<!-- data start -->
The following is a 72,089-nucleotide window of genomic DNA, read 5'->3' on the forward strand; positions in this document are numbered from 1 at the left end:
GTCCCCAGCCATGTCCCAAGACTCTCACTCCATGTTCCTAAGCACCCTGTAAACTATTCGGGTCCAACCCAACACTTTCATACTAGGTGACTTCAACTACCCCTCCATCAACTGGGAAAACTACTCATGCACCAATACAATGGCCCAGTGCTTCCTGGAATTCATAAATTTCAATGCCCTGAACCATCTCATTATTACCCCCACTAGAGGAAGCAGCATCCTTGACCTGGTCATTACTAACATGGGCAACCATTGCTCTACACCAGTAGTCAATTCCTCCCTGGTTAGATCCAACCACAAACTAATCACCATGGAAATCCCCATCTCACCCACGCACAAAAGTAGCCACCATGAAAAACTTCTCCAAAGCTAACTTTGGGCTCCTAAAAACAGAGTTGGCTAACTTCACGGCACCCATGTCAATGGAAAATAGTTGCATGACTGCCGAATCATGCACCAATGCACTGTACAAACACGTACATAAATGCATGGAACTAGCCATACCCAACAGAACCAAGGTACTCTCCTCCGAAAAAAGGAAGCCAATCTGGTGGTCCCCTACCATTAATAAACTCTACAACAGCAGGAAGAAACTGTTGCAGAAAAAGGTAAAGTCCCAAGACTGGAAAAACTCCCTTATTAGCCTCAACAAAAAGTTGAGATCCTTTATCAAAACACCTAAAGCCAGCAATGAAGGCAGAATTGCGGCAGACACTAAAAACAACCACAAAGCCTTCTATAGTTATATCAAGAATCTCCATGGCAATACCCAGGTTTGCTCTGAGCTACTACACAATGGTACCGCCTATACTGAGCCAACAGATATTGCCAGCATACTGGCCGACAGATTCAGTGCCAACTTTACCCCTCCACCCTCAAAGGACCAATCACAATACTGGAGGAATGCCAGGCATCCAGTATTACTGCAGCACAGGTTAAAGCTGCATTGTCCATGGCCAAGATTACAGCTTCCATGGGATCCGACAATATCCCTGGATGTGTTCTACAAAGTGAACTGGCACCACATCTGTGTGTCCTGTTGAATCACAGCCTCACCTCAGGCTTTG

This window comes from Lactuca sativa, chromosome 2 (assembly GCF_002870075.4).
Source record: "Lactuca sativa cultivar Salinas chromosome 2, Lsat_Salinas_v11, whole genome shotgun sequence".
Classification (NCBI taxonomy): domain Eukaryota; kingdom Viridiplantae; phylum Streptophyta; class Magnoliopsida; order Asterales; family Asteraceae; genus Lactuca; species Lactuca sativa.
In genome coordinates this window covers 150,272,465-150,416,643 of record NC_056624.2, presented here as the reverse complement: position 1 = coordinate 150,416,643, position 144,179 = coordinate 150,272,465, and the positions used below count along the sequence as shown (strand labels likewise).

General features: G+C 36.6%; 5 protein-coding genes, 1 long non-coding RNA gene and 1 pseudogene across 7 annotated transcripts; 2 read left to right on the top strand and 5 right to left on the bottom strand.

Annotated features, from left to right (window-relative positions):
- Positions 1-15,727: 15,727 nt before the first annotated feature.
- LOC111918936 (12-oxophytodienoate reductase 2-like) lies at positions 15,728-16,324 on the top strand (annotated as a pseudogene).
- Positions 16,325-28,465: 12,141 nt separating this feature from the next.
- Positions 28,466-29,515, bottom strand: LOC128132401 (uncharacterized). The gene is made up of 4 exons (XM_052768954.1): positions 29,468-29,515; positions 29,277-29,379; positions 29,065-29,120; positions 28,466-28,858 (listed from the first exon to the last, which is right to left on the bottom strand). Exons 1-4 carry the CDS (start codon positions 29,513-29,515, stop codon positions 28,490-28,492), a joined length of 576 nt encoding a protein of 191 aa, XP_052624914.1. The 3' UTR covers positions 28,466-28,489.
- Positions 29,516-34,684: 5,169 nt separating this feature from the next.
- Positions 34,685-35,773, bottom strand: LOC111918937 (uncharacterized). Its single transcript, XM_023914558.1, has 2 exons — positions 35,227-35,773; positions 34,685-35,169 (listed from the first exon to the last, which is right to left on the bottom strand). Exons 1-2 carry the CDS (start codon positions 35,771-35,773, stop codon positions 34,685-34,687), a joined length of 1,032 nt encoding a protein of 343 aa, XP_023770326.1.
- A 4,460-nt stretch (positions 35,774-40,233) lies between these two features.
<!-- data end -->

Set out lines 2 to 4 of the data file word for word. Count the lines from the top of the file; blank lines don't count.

GTCCCCAGCCATGTCCCAAGACTCTCACTCCATGTTCCTAAGCACCCTGTAAACTATTCGGGTCCAACCCAACACTTTCATACTAGGTGACTTCAACTACCCCTCCATCAACTGGGAAAACTACTCATGCACCAATACAATGGCCCAGTGCTTCCTGGAATTCATAAATTTCAATGCCCTGAACCATCTCATTATTACCCCCACTAGAGGAAGCAGCATCCTTGACCTGGTCATTACTAACATGGGCAACCATTGCTCTACACCAGTAGTCAATTCCTCCCTGGTTAGATCCAACCACAAACTAATCACCATGGAAATCCCCATCTCACCCACGCACAAAAGTAGCCACCATGAAAAACTTCTCCAAAGCTAACTTTGGGCTCCTAAAAACAGAGTTGGCTAACTTCACGGCACCCATGTCAATGGAAAATAGTTGCATGACTGCCGAATCATGCACCAATGCACTGTACAAACACGTACATAAATGCATGGAACTAGCCATACCCAACAGAACCAAGGTACTCTCCTCCGAAAAAAGGAAGCCAATCTGGTGGTCCCCTACCATTAATAAACTCTACAACAGCAGGAAGAAACTGTTGCAGAAAAAGGTAAAGTCCCAAGACTGGAAAAACTCCCTTATTAGCCTCAACAAAAAGTTGAGATCCTTTATCAAAACACCTAAAGCCAGCAATGAAGGCAGAATTGCGGCAGACACTAAAAACAACCACAAAGCCTTCTATAGTTATATCAAGAATCTCCATGGCAATACCCAGGTTTGCTCTGAGCTACTACACAATGGTACCGCCTATACTGAGCCAACAGATATTGCCAGCATACTGGCCGACAGATTCAGTGCCAACTTTACCCCTCCACCCTCAAAGGACCAATCACAATACTGGAGGAATGCCAGGCATCCAGTATTACTGCAGCACAGGTTAAAGCTGCATTGTCCATGGCCAAGATTACAGCTTCCATGGGATCCGACAATATCCCTGGATGTGTTCTACAAAGTGAACTGGCACCACATCTGTGTGTCCTGTTGAATCACAGCCTCACCTCAGGCTTTG

This window comes from Lactuca sativa, chromosome 2 (assembly GCF_002870075.4).
Source record: "Lactuca sativa cultivar Salinas chromosome 2, Lsat_Salinas_v11, whole genome shotgun sequence".